Yellow leaves on a rose bush can be a frustrating sight. When rose leaves turn yellow, it can ruin the overall effect of the rose bush. Rose leaves turning yellow and falling off can be caused by several things. Below are a few reasons why rose leaves turn yellow.
Causes of Yellow Leaves on Rose Bush
If you notice yellow leaves on a rose bush, you’ll need to determine the likely cause before treatment can take place. Here are some causes of yellow rose leaves: Light- Rose leaves turn yellow and fall off at the bottom of the rose bushes at times when the upper leaves are shading them. The lower rose leaves are not getting the sunlight they need to, so the rose leaves turn yellow and drop off. When foliage is not getting the sunlight necessary for good growth, the bush simply allows the lower leaves to turn yellow and eventually drop. This is usually an age cycle thing and not harmful to the rose bush. Heat stress- Another reason for rose leaves turning yellow is the rose bush is under some sort of stress. A common cause of stress is heat stress. The rose bush turns yellow and drops its foliage in an effort to cool down in the case of heat stress. Sometimes with other stressors the rose bush will start dropping foliage until the stress is relieved, whatever stress that may be. Yellow leaves on rose bushes may also be caused by radiant heat. The ground or area below the rose bush is retaining too much heat, which then radiates up into the lower portions of the rose bush. This radiant heat causes heat stress and the lower foliage will turn yellow and fall off as the rose bush tries to protect itself and de-stress. Dark colored mulch or some rock mulches can hold too much heat in and reflect it back at the rose bushes. If there is a dark mulch or just the bare ground below your rose bushes, try using some shredded cedar mulch or some other light colored mulch all around the base of the rose bush, 24 inches (61 cm.) in diameter for younger rose bushes. Water- Another source of reflected heat that can cause yellow rose leaves is water. If rose bushes are watered and the water is left to sit at the base of the rose bush, such that the sun's rays are reflected off the water and up onto the lower foliage, the lower leaves will be somewhat burned. Thus, the rose foliage will turn yellow and fall off. To avoid this, keep your roses well watered but not soaking wet, and keep an eye on the soil moisture. If you do not have a moisture meter, just stick your finger into the dirt as far as you can. If it feels moist, there is no need to water the roses just yet. Fertilizer- Sometimes the rose's foliage can be burned by either too much granular fertilizer of foliar feeding (Miracle Gro) and it will burn the foliage such that it will turn yellow in places and fall off. Nutrient deficiencies can be to blame too. Nitrogen, magnesium, and iron deficiencies can cause yellowing of the leaves. If treated correctly, the leaves regain their nice green color and do not reach the falling off stage. Make sure to research symptoms to recognize what you may be dealing with. Treating the roses for the wrong deficiency will only lengthen the stress period. Pests or disease- Roses with yellow leaves can also be a sign that the rose has a pest or disease problem, of which there are many that cause yellow leaves. To help determine which it may be, look carefully on the rose bush for other signs of damage or symptoms of disease.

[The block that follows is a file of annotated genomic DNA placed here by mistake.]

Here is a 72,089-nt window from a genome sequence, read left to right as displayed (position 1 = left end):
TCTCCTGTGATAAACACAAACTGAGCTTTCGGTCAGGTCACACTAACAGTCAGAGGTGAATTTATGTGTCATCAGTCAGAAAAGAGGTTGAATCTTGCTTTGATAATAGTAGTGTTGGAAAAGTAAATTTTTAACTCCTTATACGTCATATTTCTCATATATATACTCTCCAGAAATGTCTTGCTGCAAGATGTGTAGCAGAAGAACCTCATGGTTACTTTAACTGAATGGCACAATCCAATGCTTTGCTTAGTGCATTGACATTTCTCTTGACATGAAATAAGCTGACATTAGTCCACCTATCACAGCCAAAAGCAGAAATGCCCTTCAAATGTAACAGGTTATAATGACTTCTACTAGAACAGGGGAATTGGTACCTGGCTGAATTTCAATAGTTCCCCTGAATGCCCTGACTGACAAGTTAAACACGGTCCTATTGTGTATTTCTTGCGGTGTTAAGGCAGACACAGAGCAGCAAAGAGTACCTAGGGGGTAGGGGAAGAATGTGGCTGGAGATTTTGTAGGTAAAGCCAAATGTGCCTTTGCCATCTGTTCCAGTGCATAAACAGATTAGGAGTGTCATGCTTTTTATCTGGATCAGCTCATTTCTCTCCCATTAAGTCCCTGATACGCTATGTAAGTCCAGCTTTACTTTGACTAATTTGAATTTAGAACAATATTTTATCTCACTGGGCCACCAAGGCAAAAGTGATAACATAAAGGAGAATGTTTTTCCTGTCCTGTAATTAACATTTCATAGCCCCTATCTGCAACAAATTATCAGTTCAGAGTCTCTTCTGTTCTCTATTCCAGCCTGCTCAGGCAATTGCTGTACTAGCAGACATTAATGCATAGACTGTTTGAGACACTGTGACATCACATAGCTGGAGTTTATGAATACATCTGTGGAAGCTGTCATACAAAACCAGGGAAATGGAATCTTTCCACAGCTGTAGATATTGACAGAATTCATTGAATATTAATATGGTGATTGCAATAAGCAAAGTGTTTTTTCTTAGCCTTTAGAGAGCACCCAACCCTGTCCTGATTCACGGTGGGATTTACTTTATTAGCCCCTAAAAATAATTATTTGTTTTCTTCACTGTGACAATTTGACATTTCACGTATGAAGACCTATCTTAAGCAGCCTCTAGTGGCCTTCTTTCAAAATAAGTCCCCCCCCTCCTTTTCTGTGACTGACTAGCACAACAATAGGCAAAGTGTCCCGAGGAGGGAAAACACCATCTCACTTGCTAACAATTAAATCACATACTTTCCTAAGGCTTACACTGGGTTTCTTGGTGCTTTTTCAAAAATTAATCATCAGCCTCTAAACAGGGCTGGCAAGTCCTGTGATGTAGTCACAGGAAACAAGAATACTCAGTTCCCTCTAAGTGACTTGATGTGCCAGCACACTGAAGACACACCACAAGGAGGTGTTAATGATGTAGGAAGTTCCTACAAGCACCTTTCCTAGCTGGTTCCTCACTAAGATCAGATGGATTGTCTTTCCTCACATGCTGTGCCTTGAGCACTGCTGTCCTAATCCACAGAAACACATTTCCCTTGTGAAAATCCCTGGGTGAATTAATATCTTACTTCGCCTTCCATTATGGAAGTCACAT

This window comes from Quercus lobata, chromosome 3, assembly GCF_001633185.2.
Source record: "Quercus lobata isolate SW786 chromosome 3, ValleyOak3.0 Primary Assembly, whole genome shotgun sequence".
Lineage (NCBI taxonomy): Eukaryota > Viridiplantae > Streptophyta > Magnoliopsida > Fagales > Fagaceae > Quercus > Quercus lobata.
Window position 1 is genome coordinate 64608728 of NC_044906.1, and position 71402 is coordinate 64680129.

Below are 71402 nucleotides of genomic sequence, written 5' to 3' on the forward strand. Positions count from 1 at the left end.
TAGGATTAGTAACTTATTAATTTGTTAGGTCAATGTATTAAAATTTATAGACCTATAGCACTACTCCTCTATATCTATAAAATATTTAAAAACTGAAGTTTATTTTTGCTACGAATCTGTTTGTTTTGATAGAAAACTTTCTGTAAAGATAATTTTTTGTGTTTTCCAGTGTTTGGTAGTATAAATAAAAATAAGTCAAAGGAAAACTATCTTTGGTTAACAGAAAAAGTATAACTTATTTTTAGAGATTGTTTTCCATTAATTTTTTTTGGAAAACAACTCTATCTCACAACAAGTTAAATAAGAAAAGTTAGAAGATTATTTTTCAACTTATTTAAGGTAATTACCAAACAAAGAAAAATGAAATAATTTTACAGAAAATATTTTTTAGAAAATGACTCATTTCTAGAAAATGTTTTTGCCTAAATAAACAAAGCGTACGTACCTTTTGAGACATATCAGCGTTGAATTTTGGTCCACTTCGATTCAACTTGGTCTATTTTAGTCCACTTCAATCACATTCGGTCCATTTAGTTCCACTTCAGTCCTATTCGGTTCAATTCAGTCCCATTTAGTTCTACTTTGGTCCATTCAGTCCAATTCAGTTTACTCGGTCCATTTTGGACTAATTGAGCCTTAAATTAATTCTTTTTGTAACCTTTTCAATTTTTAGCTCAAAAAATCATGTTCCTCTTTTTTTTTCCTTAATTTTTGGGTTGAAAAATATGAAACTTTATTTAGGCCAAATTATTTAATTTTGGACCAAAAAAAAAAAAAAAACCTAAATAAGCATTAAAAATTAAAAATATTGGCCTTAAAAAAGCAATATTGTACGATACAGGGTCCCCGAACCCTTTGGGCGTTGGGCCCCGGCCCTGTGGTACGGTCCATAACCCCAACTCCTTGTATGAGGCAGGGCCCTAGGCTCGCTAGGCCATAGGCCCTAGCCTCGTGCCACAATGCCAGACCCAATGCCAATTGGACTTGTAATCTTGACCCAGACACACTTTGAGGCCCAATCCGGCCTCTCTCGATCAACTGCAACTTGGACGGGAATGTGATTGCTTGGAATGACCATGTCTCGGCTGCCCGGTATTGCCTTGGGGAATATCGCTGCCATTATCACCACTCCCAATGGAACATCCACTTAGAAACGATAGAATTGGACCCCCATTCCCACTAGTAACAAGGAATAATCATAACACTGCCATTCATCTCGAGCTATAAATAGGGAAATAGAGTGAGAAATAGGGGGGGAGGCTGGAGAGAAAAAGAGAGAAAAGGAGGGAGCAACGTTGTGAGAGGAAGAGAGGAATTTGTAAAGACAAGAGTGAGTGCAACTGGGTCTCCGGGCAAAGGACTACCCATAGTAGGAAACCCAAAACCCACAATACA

Treating Yellow Rose Leaves
While treating yellowing rose leaves on your plant depends on whatever the specific factor is that’s causing it, there are a few things you can do to help prevent problems by encouraging healthy growth. Keep your rose bushes well watered but not soaking, soggy wet. Use a moisture meter prior to watering to see if watering is really necessary, or if it can wait two or three more days. Water your roses either early in the morning or in the evening once the temps have started cooling off. Rinse the bushes off with good, clean water after a hot day. Plus, the rinsing of the foliage helps wash off contaminants of the day that can lead to foliage burn or other problems like insects. Set up a feeding program for your rose bushes and stick to it. I like to alternate what fertilizer I give my roses, thus the program helps me remember which fertilizer gave the best performance. A well-fed and watered rose is far less likely to fall victim to many diseases. Spend some time in your rose bed or garden checking their foliage (top and bottom of leaves) for any damage or insect presence. Early detection of a possible problem goes a very long way to its cure and to avoiding the frustration of dealing with rose plant leaves turning yellow.
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Stan V. Griep contributed to Gardening Know How for many years. An American Rose Society Consulting Master Rosarian in the Rocky Mountain District, he served as Gardening Know How's in-house expert on all things roses.
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